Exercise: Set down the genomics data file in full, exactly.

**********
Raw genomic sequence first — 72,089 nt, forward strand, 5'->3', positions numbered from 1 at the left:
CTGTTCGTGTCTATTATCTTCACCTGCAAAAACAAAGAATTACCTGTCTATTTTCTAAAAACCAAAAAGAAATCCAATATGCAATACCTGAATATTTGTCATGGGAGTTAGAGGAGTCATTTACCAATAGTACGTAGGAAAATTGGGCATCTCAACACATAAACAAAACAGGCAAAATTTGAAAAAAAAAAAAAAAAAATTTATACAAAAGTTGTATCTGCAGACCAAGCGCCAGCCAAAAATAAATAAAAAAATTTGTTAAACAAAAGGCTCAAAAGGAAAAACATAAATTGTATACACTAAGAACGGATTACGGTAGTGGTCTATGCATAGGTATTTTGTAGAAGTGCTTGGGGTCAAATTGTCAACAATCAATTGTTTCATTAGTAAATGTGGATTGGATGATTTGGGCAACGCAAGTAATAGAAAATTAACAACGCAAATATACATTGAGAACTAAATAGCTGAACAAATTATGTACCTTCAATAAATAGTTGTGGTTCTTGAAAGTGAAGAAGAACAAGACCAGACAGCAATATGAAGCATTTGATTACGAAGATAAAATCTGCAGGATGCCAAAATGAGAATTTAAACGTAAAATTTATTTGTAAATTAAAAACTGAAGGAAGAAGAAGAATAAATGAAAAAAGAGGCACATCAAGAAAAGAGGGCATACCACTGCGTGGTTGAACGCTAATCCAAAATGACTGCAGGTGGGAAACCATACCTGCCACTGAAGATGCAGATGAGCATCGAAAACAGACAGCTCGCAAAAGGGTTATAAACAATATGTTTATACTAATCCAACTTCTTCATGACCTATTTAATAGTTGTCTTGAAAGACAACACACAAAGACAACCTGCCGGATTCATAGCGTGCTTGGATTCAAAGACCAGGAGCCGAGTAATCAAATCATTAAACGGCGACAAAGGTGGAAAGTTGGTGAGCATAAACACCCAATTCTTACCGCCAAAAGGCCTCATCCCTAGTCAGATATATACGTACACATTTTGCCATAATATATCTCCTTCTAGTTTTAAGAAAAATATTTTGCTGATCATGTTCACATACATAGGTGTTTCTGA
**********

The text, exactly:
Raw genomic sequence first — 72,089 nt, forward strand, 5'->3', positions numbered from 1 at the left:
CTGTTCGTGTCTATTATCTTCACCTGCAAAAACAAAGAATTACCTGTCTATTTTCTAAAAACCAAAAAGAAATCCAATATGCAATACCTGAATATTTGTCATGGGAGTTAGAGGAGTCATTTACCAATAGTACGTAGGAAAATTGGGCATCTCAACACATAAACAAAACAGGCAAAATTTGAAAAAAAAAAAAAAAAAATTTATACAAAAGTTGTATCTGCAGACCAAGCGCCAGCCAAAAATAAATAAAAAAATTTGTTAAACAAAAGGCTCAAAAGGAAAAACATAAATTGTATACACTAAGAACGGATTACGGTAGTGGTCTATGCATAGGTATTTTGTAGAAGTGCTTGGGGTCAAATTGTCAACAATCAATTGTTTCATTAGTAAATGTGGATTGGATGATTTGGGCAACGCAAGTAATAGAAAATTAACAACGCAAATATACATTGAGAACTAAATAGCTGAACAAATTATGTACCTTCAATAAATAGTTGTGGTTCTTGAAAGTGAAGAAGAACAAGACCAGACAGCAATATGAAGCATTTGATTACGAAGATAAAATCTGCAGGATGCCAAAATGAGAATTTAAACGTAAAATTTATTTGTAAATTAAAAACTGAAGGAAGAAGAAGAATAAATGAAAAAAGAGGCACATCAAGAAAAGAGGGCATACCACTGCGTGGTTGAACGCTAATCCAAAATGACTGCAGGTGGGAAACCATACCTGCCACTGAAGATGCAGATGAGCATCGAAAACAGACAGCTCGCAAAAGGGTTATAAACAATATGTTTATACTAATCCAACTTCTTCATGACCTATTTAATAGTTGTCTTGAAAGACAACACACAAAGACAACCTGCCGGATTCATAGCGTGCTTGGATTCAAAGACCAGGAGCCGAGTAATCAAATCATTAAACGGCGACAAAGGTGGAAAGTTGGTGAGCATAAACACCCAATTCTTACCGCCAAAAGGCCTCATCCCTAGTCAGATATATACGTACACATTTTGCCATAATATATCTCCTTCTAGTTTTAAGAAAAATATTTTGCTGATCATGTTCACATACATAGGTGTTTCTGA